Video Game Analysis
Video game analysis is a process of evaluating a video game in an unbiased manner. It can be done by students, professional critics or gamers.
While research on games continues to expand, qualitative content analyses remain rare. Scholars like Brooker and Konzack have pointed out the need to develop a methodology for analysis of digital games.
Video games are a popular leisure activity for users of all ages and social groups. However, research on video game content has been scarce. This is because unlike linear media such as movies that have pre-composed fixed messages, the content of video games depends on player inputs. This can lead to variations in analysis results and may even introduce biases.
This makes it important to spend prolonged time with the game in order to analyze its gameplay. This will help to create a rich description of the game that can be used by other researchers. It also helps to ensure that the researcher’s background and interests do not influence their gameplay analysis. In this way, potential biases can be spotted and avoided. It is also important to be transparent about the methods used in the research.
A video game’s storyline is its narrative structure, encompassing all aspects of the game’s plot. It’s the skeleton that holds everything together, and it usually includes the beginning, middle and end of the story.
A compelling storyline can engage players and elicit emotional responses from them. It can also serve as a learning tool by providing context for gameplay mechanics and making them more accessible to players.
The Last of Us, for example, features a character-driven plot that evokes strong emotions from its players. Its harrowing story of survival and sacrifice has even crossed the medium of video games to become a Netflix series, further cementing its impact. Unfiltered reception is a good way to get to the heart of video game storytelling. However, it’s important to move beyond unfiltered reception into the second phase of analysis: perspective application.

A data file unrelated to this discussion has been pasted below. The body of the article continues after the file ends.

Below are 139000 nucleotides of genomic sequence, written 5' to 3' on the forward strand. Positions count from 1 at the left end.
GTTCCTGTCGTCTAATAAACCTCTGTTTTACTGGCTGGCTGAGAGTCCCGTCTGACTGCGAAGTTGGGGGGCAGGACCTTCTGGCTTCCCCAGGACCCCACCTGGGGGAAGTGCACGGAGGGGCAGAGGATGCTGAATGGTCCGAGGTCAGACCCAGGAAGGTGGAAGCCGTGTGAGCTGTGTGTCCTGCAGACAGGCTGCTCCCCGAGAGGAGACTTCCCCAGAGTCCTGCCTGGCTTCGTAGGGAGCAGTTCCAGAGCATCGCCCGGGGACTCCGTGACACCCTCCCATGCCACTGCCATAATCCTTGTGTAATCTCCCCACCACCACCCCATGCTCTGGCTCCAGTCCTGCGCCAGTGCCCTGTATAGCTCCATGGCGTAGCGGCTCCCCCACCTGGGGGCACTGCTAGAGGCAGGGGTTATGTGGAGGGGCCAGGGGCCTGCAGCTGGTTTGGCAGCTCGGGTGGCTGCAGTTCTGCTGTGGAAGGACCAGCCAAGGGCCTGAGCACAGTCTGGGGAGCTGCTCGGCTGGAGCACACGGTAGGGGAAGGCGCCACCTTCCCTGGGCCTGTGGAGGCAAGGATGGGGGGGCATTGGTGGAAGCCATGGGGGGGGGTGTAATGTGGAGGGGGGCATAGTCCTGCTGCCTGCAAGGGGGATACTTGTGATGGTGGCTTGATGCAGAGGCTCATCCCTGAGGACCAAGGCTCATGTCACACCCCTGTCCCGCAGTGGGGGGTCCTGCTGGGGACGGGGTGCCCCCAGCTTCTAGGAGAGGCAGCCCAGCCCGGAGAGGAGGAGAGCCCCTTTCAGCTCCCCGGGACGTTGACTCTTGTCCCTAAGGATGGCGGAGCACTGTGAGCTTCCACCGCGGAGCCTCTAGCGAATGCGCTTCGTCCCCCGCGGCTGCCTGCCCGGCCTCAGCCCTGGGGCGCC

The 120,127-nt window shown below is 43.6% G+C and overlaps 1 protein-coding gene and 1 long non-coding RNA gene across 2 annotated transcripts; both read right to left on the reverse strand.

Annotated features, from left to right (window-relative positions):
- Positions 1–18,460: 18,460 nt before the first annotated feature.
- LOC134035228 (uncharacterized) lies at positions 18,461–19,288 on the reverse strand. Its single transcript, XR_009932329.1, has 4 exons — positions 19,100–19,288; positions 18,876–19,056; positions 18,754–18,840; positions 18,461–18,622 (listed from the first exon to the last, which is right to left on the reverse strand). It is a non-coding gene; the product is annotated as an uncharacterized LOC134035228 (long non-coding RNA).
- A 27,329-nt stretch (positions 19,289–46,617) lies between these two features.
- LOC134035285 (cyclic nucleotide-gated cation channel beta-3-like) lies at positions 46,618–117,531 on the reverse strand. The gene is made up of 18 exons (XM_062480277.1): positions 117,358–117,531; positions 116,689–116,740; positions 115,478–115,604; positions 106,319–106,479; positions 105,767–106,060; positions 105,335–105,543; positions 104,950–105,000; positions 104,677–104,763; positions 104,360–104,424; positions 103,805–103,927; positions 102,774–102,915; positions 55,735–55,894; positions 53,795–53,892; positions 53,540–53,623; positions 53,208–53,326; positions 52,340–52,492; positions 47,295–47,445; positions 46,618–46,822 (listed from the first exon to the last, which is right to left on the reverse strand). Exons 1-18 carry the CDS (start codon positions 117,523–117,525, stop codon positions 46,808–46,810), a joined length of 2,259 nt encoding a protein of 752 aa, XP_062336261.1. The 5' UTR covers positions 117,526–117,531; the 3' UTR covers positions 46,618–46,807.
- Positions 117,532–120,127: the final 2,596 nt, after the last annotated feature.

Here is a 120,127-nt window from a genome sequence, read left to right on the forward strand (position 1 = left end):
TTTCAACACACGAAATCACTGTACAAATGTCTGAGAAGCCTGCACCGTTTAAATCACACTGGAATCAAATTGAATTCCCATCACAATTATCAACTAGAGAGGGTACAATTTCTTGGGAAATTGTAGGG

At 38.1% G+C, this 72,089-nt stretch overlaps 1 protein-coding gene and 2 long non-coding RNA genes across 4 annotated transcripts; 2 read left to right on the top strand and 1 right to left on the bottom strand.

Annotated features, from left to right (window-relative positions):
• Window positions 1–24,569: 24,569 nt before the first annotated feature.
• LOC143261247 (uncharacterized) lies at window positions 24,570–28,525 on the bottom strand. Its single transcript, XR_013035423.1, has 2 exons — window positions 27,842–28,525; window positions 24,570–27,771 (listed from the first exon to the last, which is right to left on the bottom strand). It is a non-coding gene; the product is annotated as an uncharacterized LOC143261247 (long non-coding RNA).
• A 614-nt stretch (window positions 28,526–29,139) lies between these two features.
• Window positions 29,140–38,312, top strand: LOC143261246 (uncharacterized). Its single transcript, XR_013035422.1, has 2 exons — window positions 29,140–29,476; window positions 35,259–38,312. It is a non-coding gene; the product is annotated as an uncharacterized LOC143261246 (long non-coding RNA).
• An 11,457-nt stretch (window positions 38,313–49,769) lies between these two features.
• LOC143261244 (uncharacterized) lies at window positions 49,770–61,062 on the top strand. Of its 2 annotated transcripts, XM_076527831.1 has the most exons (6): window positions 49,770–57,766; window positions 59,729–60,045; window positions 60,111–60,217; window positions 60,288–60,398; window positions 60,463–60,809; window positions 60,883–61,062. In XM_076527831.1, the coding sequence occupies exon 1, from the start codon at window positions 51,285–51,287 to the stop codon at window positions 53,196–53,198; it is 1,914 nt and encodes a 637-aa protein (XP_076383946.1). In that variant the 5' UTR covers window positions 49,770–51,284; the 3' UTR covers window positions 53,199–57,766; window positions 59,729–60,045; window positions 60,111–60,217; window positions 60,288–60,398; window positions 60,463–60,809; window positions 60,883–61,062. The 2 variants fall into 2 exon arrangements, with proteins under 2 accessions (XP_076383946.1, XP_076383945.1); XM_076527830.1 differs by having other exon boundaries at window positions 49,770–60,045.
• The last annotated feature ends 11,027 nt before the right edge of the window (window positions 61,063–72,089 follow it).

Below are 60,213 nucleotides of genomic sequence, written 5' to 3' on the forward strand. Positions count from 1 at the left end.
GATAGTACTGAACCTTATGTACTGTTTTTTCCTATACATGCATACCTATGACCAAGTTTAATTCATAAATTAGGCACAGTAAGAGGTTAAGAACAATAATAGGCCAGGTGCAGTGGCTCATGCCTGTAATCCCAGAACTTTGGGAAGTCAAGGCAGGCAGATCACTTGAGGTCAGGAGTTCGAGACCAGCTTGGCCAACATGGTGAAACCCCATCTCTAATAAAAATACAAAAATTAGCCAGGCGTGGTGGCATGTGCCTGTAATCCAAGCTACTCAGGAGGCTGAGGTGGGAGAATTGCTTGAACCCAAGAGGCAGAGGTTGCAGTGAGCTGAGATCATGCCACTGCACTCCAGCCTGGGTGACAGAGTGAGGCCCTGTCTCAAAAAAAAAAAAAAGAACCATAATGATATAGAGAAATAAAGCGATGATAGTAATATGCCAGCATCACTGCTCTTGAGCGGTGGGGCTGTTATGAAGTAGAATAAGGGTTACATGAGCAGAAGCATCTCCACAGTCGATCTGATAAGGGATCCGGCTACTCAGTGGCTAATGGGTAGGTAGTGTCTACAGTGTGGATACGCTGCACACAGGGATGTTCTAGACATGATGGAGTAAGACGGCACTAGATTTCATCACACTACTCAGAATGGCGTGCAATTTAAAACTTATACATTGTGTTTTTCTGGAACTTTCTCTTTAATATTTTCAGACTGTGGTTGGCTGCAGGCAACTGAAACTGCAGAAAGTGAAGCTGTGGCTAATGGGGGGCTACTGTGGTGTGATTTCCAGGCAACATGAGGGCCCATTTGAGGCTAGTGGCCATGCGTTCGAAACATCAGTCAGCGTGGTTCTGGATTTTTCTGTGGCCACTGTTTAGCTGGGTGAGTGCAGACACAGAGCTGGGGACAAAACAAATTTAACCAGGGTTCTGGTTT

Video game characters are an important part of most video games. They are often used to convey narrative and ludic information. They are also used as a way of interacting with the game environment and other players.
The analysis of video game characters requires a medium-specific approach that takes into account the complexity and interrelationship of character representation, character experience and interaction. In addition, it is necessary to consider how players construct characters in their own minds.
This paper develops a framework for video game characterization, drawing on a tradition of character research in literary studies. It argues that the ontology of the character must be taken into consideration, because it is both an individual and a semiotic construction. It also distinguishes between three modes of character representation, namely narration, simulation and communication.
Video game analysis focuses on the elements of video games and how they work together to create an engaging gaming experience. Analyses can look at the storyline, characters, and graphics of a video game to understand its appeal and why people play it.
The study of video games is gaining momentum and scholars have begun to explore the possibilities of video game analysis as an analytical tool. However, few have attempted to develop a qualitative methodology for video game analysis.
This paper examines the link between graphical technologies and innovation in the games industry and in gamer culture. It also identifies the need to investigate the role of technology and gameplay in video game development. It lays out an analytical framework that incorporates strategies from textual analysis to analyze games based on their context, content, reception and formal qualities.
Video games offer a unique opportunity to explore how audio is used to convey meaning. However, the interactivity of video games makes them more difficult to analyze than linear media like movies. This is because video games allow players to frame their experience in various ways, depending on their skill, preferences (e.g., regarding their avatar), and playing style.
Because coding all the content of a game would take too much time, most studies use recordings of only certain parts of the game. For example, if a study is interested in violent content, it might only record the first 10 or 20 minutes of the game.
Another limitation is that technology rapidly changes, making coding schemes outdated. These challenges make it important for researchers to find alternative coding materials for video game analysis.